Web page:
Connected, powered, delivered with trust: KPMG’s ambitions for its clients
KPMG’s approach to digital transformation revolves around the firm’s concept of the “Connected Enterprise,” an organization fully embracing information technology, networking and data to take every advantage of existing and emerging technologies. In KPMG’s view, fully embracing IT requires an enterprise’s transformation efforts be sustainable and cross-functional; that is, not simply transformation to a new state, but an ongoing, ever-evolving change process, executed across an entire company, not simply within one functional area, geography, or line of business. As a comprehensive vision of digital transformation, KPMG’s Connected Enterprise serves as both an aspiration and a road map, particularly when coupled with the expertise, capabilities and experience KPMG believes it brings to clients. During the event, both formally and in sidebar conversations, KPMG professionals reiterated the firm’s commitment to delivery, from strategy and road mapping through advice on funding transformation, based on KPMG’s core expertise in finance, and through to implementation and managed services. Multiple client examples, some described in this report, brought forward that commitment and reinforced KPMG’s strategy-heavy emphasis.
When the firm shifted to emerging technologies, the Connected Enterprise became empowered: According to KPMG, the firm brings clients functional transformation advice, deep industry knowledge and expertise transitioning to the cloud. And underpinning the firm’s core strengths around strategy consulting and emerging capabilities around technology, KPMG touted the trust clients have developed with the firm and KPMG’s ability to reassure clients their digital transformations will be connected, powered and secure. In TBR’s view, KPMG’s framing around digital transformation does not differ sharply from its Big Four peers, with “connected, powered, and trusted” echoing both the structures and themes used by PwC and EY, in particular. In the near term, minimal differentiation may not matter to clients. As these firms all begin to more aggressively court new logos, KPMG may need to find a unique way of describing its digital transformation vision if it has yet to establish enough differentiation.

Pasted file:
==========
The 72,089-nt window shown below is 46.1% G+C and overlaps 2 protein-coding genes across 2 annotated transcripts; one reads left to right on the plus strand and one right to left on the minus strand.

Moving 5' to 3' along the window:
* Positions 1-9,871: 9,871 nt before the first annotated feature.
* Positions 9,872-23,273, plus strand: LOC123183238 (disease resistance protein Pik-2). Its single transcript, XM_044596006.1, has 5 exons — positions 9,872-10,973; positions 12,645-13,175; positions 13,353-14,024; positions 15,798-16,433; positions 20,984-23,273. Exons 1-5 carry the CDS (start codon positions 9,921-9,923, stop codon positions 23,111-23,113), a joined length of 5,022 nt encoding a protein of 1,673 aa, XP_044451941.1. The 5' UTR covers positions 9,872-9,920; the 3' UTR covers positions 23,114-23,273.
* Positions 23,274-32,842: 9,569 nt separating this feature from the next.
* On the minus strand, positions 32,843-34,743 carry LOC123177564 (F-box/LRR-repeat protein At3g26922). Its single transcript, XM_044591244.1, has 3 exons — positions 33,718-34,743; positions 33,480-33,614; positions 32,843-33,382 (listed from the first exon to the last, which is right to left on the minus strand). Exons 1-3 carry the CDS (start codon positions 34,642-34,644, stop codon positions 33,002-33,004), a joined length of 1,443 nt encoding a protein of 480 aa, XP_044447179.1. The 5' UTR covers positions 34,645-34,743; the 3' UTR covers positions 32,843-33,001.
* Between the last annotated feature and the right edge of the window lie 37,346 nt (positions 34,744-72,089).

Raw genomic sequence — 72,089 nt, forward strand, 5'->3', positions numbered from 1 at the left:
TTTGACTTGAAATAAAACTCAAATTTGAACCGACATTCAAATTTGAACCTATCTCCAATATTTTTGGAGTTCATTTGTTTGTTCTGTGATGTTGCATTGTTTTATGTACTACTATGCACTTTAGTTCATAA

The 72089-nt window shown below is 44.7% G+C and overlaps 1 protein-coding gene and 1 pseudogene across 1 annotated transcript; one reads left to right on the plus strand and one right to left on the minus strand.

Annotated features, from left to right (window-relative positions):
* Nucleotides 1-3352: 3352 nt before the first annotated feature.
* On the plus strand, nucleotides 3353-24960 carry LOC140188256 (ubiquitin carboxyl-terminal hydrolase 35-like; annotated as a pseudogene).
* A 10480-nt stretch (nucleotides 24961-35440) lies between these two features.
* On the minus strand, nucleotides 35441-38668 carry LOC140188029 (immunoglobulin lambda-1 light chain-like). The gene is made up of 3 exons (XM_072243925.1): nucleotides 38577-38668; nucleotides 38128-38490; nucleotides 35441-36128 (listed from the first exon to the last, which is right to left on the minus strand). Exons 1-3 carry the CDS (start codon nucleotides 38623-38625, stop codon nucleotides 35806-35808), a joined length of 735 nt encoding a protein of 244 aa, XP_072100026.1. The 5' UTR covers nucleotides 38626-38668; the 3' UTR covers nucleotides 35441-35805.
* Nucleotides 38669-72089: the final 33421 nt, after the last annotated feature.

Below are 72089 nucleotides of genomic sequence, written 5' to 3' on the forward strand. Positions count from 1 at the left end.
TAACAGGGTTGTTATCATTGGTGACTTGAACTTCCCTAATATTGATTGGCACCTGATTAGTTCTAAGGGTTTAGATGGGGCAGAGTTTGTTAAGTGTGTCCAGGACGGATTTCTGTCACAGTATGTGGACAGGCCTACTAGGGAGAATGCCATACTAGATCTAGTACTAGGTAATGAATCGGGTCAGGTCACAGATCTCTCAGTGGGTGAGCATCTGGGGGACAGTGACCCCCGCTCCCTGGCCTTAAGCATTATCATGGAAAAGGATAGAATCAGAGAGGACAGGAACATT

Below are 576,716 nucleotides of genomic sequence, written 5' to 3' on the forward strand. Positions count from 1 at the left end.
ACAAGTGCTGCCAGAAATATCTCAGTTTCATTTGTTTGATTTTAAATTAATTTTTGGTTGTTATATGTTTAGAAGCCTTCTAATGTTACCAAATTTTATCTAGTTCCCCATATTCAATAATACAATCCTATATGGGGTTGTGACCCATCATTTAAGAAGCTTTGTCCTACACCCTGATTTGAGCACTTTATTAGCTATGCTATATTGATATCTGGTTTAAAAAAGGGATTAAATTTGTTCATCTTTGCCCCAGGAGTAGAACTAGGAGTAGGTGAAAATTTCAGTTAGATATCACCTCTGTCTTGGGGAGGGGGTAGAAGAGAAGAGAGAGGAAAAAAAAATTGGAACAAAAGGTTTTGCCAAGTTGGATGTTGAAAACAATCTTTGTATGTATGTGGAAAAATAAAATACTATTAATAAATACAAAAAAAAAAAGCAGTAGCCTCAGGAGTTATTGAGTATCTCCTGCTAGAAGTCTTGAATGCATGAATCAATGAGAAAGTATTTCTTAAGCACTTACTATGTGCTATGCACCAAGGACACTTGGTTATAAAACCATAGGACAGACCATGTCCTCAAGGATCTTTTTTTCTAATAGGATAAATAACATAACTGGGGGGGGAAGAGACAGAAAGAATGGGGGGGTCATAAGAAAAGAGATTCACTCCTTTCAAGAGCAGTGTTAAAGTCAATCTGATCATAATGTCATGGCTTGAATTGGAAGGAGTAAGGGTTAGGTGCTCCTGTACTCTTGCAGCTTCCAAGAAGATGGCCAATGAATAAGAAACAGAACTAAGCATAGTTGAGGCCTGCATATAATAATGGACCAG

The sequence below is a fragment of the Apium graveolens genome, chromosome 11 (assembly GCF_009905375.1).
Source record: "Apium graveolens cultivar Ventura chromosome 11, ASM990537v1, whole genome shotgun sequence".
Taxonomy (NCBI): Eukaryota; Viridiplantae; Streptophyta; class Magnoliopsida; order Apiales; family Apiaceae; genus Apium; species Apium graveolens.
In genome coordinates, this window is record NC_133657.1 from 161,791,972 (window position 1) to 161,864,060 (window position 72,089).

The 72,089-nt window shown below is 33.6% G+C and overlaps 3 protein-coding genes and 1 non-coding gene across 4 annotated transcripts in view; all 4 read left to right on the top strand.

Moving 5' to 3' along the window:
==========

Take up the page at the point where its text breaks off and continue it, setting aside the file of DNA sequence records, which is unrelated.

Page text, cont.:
KPMG may find differentiation with its Ignition Centers, even as the field is increasingly crowded with these kinds of immersion, innovation and transformation spaces. As described in detail by KPMG’s leaders, the 25 globally dispersed Ignition Centers “make technology real” for clients and allow clients to “see what tech feels like” within a KPMG setting, but attuned to the client’s specific needs. For KPMG, these centers supply the engine for the firm’s innovation agenda, providing the culture and the space for an “ideas to outcomes” framework for clients’ people processes and technology. Further, the firm’s leadership described “sensory advantage capability” — the ability to look at markets and trends, anticipate what will be coming, and then draw conclusions, with specific context, for clients — as critical to both the Ignition Centers and how KPMG views innovation.
In KPMG’s view, the firm has developed expertise around reading “signals of change from an outside perspective” and relating those signals to client-specific content. All of this — the innovation, technology and future sensing — enables KPMG to translate clients’ needs into strategy for a Connected Enterprise, deliver a detailed and tech-supported road map, and then implement the digital transformation.
As with the firm’s overall framing around digital transformation, TBR cannot be certain the Ignition Centers differ substantially from PwC’s Experience Centers, EY’s wavespaces or the 20-plus other centers TBR has visited in the past three years. In discussions with KPMG professionals around client selection and preparation, staffing and talent management, and technology partner inclusion within the Ignition Centers — all concepts researched extensively by TBR — no substantial differences emerged, suggesting KPMG has at least kept pace with the evolutions to date, if not necessarily leading peers in developing new ways of leveraging these centers.
In mid-June, KPMG hosted more than 50 analysts for an extensive series of large sessions and breakouts intended to showcase KPMG’s capabilities, offerings and innovations. With multiple clients on hand for both the opening dinner and presentations across the following daylong session, TBR had the opportunity to hear why clients select KPMG and the different digital transformation challenges KPMG has addressed. TBR also met one-on-one with KPMG leaders and partners, hearing directly from them the firm’s overall strategy, internal metrics, and sense of where KPMG fits within the consulting market.
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